Advanced PHP Programming

Product Description
Over the past three years PHP has evolved from being a niche language used to add dynamic functionality to small sites to a powerful tool making strong inroads into large-scale, business-critical Web systems.The rapid maturation of PHP has created a skeptical population of users from more traditional “enterprise” languages who question the readiness and ability of PHP to scale, as well as a large population of PHP developers without formal computer science backgroun…

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Advanced PHP Programming

5 thoughts on “Advanced PHP Programming”

  1. I started programming only a little over a year ago, with a JavaScript book I bought. Shortly after that I started with PHP.

    My first PHP book was Glasshaus’ “Dreamweaver MX: PHP Web Development” (had to start somewhere). I then bought Sams’ “PHP & MySQL web development”. That was a big step forward.

    Meanwhile, I learned all about separating the different layers on the front end through the use of XHTML, CSS and W3C DOM-based JavaScript, and I wanted to learn to achieve the same kind of maintainability in server-side scripting. I wanted more advanced programming techniques and I wanted to learn about `best practices’ and OOP.

    I then got the SitePoint PHP Anthology volumes. I liked its use of OOP for the various solutions, but they’re just that. A lot of cook book style solutions. I learned some good things from looking at all the solutions, but I wanted a more direct approach teaching me how to program PHP on a professional level, rather than just learn how to implement professional solutions.

    A few weeks ago I got the book Advanced PHP Programming. Finally I have a book that seems to really have what I was looking for. This teaches not only how OOP works in PHP, but it also shows in general how OO techniques apply to different situations (design patterns). A lot of other topics in the book are a little over my head right now, but it is good to know it’s there for when I need it.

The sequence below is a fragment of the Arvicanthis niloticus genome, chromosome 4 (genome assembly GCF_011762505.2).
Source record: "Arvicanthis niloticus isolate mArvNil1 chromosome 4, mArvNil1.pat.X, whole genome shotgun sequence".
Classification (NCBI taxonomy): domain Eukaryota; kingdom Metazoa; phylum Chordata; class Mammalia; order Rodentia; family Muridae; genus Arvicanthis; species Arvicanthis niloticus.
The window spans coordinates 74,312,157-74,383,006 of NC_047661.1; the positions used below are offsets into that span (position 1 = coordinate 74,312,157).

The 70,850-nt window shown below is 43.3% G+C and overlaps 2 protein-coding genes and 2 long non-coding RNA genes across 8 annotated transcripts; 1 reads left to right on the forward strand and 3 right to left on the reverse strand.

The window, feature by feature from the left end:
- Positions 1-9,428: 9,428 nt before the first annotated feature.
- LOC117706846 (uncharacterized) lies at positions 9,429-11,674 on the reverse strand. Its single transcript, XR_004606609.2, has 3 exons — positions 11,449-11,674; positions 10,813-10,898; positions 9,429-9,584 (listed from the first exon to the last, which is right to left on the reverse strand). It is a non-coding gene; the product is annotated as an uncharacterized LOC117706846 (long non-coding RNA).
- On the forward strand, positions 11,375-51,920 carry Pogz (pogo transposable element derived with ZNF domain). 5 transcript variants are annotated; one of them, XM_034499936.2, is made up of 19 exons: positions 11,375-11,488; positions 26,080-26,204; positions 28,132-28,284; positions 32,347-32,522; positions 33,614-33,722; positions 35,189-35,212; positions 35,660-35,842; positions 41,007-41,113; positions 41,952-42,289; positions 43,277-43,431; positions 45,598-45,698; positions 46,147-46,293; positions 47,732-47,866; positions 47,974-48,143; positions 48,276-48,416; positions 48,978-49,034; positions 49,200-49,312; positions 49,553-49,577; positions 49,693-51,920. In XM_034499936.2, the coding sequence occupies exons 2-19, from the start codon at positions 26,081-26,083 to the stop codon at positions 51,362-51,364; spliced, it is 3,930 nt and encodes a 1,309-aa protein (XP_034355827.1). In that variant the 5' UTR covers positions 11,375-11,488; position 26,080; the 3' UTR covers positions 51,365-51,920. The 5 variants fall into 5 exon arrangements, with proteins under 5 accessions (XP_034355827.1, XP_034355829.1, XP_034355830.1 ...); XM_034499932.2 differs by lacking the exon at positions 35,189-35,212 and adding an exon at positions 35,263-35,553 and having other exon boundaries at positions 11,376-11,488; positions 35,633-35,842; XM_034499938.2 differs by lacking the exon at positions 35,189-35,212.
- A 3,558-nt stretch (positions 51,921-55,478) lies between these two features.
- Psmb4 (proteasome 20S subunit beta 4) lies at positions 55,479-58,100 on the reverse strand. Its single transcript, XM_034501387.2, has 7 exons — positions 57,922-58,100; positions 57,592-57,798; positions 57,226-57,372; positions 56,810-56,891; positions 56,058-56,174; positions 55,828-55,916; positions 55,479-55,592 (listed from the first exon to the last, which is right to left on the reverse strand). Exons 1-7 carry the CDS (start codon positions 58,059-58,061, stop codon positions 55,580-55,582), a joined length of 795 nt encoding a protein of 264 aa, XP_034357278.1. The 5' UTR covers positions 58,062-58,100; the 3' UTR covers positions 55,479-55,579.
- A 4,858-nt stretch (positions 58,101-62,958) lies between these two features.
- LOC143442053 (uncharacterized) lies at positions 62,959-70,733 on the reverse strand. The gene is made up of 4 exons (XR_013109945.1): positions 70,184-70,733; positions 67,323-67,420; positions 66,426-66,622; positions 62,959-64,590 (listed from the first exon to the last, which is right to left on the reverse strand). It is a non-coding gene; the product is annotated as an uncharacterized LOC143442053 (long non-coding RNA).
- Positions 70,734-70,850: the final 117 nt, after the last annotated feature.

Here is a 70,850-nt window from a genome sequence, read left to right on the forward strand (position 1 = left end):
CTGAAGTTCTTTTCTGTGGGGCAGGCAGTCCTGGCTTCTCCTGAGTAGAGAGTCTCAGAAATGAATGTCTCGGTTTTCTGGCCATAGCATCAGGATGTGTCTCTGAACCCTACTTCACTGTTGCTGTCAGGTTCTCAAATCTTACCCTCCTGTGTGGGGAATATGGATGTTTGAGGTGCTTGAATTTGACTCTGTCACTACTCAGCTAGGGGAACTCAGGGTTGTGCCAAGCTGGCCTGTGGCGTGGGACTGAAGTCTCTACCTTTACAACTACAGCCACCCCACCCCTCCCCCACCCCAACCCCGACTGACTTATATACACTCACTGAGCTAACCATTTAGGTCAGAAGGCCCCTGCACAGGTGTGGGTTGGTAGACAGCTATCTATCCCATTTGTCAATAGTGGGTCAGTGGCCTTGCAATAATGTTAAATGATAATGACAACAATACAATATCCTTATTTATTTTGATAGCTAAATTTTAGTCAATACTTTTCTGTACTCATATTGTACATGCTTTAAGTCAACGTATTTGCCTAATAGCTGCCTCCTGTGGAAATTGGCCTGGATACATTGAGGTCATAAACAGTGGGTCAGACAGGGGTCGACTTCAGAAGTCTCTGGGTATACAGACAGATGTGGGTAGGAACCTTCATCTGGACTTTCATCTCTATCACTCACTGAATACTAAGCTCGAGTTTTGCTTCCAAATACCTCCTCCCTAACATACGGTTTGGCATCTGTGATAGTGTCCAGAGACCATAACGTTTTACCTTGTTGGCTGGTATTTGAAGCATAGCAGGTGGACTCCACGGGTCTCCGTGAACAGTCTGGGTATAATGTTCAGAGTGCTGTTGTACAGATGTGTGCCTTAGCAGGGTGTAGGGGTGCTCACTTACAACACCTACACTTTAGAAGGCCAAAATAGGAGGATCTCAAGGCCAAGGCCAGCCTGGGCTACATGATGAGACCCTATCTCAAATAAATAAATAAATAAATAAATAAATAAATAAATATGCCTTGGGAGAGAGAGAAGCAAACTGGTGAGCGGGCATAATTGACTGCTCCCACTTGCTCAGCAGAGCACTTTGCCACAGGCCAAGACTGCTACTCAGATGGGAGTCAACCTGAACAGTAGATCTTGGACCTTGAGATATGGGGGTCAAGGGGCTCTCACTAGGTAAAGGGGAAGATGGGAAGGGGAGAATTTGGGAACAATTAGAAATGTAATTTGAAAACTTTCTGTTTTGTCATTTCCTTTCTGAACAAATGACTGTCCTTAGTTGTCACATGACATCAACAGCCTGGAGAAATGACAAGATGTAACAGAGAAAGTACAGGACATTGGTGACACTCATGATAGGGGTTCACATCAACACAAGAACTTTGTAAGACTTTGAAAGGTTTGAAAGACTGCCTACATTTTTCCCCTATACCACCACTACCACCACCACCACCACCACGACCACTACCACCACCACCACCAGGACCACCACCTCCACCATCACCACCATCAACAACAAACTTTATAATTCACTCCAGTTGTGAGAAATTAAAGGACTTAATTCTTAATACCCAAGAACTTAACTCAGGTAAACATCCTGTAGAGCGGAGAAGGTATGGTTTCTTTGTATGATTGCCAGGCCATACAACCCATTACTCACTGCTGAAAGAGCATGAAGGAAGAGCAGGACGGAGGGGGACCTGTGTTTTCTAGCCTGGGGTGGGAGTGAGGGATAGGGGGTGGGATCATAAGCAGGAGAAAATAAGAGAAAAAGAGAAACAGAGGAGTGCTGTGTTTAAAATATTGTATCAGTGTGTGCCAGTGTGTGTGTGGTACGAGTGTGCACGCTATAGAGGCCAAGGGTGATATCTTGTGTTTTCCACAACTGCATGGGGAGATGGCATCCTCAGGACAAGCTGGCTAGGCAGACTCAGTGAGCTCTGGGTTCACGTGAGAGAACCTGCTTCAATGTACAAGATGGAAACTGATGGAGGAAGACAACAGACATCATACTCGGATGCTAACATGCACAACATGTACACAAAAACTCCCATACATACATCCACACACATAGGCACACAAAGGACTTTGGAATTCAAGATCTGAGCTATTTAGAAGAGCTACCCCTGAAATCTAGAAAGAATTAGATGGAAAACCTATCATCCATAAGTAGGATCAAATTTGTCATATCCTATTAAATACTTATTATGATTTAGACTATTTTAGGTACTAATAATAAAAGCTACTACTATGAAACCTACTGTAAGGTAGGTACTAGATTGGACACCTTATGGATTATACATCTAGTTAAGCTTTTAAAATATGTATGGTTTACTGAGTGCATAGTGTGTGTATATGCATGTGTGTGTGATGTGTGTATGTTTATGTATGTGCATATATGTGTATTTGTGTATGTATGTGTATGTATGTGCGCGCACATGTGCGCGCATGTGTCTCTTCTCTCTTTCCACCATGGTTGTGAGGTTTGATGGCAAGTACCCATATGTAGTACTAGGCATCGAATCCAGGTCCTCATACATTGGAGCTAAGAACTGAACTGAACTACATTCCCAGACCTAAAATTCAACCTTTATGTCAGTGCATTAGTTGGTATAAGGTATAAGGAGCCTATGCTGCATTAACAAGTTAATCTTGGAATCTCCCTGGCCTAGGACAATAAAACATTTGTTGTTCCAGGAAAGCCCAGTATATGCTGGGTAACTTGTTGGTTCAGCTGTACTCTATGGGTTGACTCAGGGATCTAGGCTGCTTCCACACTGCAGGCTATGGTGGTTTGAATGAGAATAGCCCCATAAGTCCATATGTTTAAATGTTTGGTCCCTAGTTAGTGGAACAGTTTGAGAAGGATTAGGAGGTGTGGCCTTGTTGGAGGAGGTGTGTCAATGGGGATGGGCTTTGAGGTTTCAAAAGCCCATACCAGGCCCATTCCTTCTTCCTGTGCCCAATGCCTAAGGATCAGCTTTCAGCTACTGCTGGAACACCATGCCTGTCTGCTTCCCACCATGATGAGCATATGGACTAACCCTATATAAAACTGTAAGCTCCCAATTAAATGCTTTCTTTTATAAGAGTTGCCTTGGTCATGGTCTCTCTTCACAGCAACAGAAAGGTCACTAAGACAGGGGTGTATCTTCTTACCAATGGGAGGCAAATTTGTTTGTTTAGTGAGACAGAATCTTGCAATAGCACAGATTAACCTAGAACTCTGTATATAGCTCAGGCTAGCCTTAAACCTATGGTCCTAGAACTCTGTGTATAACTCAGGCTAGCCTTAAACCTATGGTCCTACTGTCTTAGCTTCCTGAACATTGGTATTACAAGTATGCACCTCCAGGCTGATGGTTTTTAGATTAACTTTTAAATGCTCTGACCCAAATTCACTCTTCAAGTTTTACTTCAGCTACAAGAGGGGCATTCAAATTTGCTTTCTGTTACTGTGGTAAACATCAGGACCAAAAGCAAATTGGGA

While reading the many examples in the previously mentioned PHP books, I kept asking myself “is this really the best way to handle this?”. Not with this one. I somehow know that this book can teach me all I ever wanted to know about programming PHP on a professional level and not teach me any ‘bad practices’ along the way.

    This is definately not the first book I should have bought on PHP, but it seems this may well be the last book I will be needing for a long time.
    Rating: 5 / 5

  2. PHP *needs* capable writers, like this one. Developers, who take time to write, seem rare – compared to writers, who rarely get to do development projects, anymore. This author is clearly a very experienced practitioner. He outlined a great table of contents.

    He advocates and provides guidance for adhering to best practices, regarding design patterns, scalability, caching, unit testing, profiling & tuning etc. The last 1/6 of the book is about C language PHP extension. Excellent “Further reading” suggestions are provided at the end of each chapter.

    Out of a high-volume PHP site developer, since 1999, I would expect creative examples. If your site provides Fibonacci sequences and readability scores web services, you’ll find this book highly useful. Though on page 1, the author PROMISES NO* “foo-bar” examples, he provides plenty (on pages: 19, 53, 56, 68, 102, 158, 166, 227, 230, 255, 268, 274, 325, 373, 405, 466, 483, 484, 563). Since a reader devotes plenty of time to contemplating foo-bar examples, I came to realize why they bother me so much … they’re unimaginative (i.e. mentally lazy), regarding pragmatic applications for the technology.

    I found myself constantly marking comma’s in the text – to ease the readability and follow what was being said. If the author doesn’t know where to put comma’s, the editors should! There’s no bold text – to illustrate lessons within the code. As far as I can remember, there’s no offer of complete code (e.g. from a website), either.

    This is a good, author with generally readable writing style and a wealth of experience to convey. I wouldn’t dissuade anyone from buying this book; there’s a tremendous amount to be learned and gained from this … probably the most advanced PHP text, available. I’m just a bit disappointed, because, though it’s very good, it could have been world class. I would buy future books from this author; I hope that they get even better!